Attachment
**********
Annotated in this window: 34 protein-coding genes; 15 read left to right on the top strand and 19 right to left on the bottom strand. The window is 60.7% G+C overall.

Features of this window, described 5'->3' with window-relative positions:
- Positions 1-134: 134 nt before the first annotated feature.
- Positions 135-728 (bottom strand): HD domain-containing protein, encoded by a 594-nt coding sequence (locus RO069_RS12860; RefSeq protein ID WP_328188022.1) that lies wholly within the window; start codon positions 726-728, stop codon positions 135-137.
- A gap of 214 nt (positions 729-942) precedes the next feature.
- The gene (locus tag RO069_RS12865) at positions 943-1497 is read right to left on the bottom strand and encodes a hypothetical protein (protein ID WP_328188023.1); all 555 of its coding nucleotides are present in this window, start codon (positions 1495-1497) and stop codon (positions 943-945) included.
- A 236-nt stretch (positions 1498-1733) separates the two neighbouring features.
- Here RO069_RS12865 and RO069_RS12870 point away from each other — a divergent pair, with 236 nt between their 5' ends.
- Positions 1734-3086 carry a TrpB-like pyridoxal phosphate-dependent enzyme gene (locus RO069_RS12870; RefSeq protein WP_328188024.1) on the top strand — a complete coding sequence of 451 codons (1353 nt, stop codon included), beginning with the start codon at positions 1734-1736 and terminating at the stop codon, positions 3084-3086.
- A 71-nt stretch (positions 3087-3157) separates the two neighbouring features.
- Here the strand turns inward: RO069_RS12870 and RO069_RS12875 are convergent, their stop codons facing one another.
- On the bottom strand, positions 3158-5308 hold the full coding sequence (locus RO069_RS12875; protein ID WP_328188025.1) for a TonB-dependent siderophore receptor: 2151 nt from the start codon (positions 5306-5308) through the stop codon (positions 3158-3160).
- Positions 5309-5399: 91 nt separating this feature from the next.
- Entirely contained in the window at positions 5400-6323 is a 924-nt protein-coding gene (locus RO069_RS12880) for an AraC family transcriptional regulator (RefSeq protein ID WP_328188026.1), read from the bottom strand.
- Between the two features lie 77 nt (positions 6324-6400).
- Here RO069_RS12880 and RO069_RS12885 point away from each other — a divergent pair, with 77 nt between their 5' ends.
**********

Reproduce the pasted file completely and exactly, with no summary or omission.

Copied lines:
Annotated in this window: 34 protein-coding genes; 15 read left to right on the top strand and 19 right to left on the bottom strand. The window is 60.7% G+C overall.

Features of this window, described 5'->3' with window-relative positions:
- Positions 1-134: 134 nt before the first annotated feature.
- Positions 135-728 (bottom strand): HD domain-containing protein, encoded by a 594-nt coding sequence (locus RO069_RS12860; RefSeq protein ID WP_328188022.1) that lies wholly within the window; start codon positions 726-728, stop codon positions 135-137.
- A gap of 214 nt (positions 729-942) precedes the next feature.
- The gene (locus tag RO069_RS12865) at positions 943-1497 is read right to left on the bottom strand and encodes a hypothetical protein (protein ID WP_328188023.1); all 555 of its coding nucleotides are present in this window, start codon (positions 1495-1497) and stop codon (positions 943-945) included.
- A 236-nt stretch (positions 1498-1733) separates the two neighbouring features.
- Here RO069_RS12865 and RO069_RS12870 point away from each other — a divergent pair, with 236 nt between their 5' ends.
- Positions 1734-3086 carry a TrpB-like pyridoxal phosphate-dependent enzyme gene (locus RO069_RS12870; RefSeq protein WP_328188024.1) on the top strand — a complete coding sequence of 451 codons (1353 nt, stop codon included), beginning with the start codon at positions 1734-1736 and terminating at the stop codon, positions 3084-3086.
- A 71-nt stretch (positions 3087-3157) separates the two neighbouring features.
- Here the strand turns inward: RO069_RS12870 and RO069_RS12875 are convergent, their stop codons facing one another.
- On the bottom strand, positions 3158-5308 hold the full coding sequence (locus RO069_RS12875; protein ID WP_328188025.1) for a TonB-dependent siderophore receptor: 2151 nt from the start codon (positions 5306-5308) through the stop codon (positions 3158-3160).
- Positions 5309-5399: 91 nt separating this feature from the next.
- Entirely contained in the window at positions 5400-6323 is a 924-nt protein-coding gene (locus RO069_RS12880) for an AraC family transcriptional regulator (RefSeq protein ID WP_328188026.1), read from the bottom strand.
- Between the two features lie 77 nt (positions 6324-6400).
- Here RO069_RS12880 and RO069_RS12885 point away from each other — a divergent pair, with 77 nt between their 5' ends.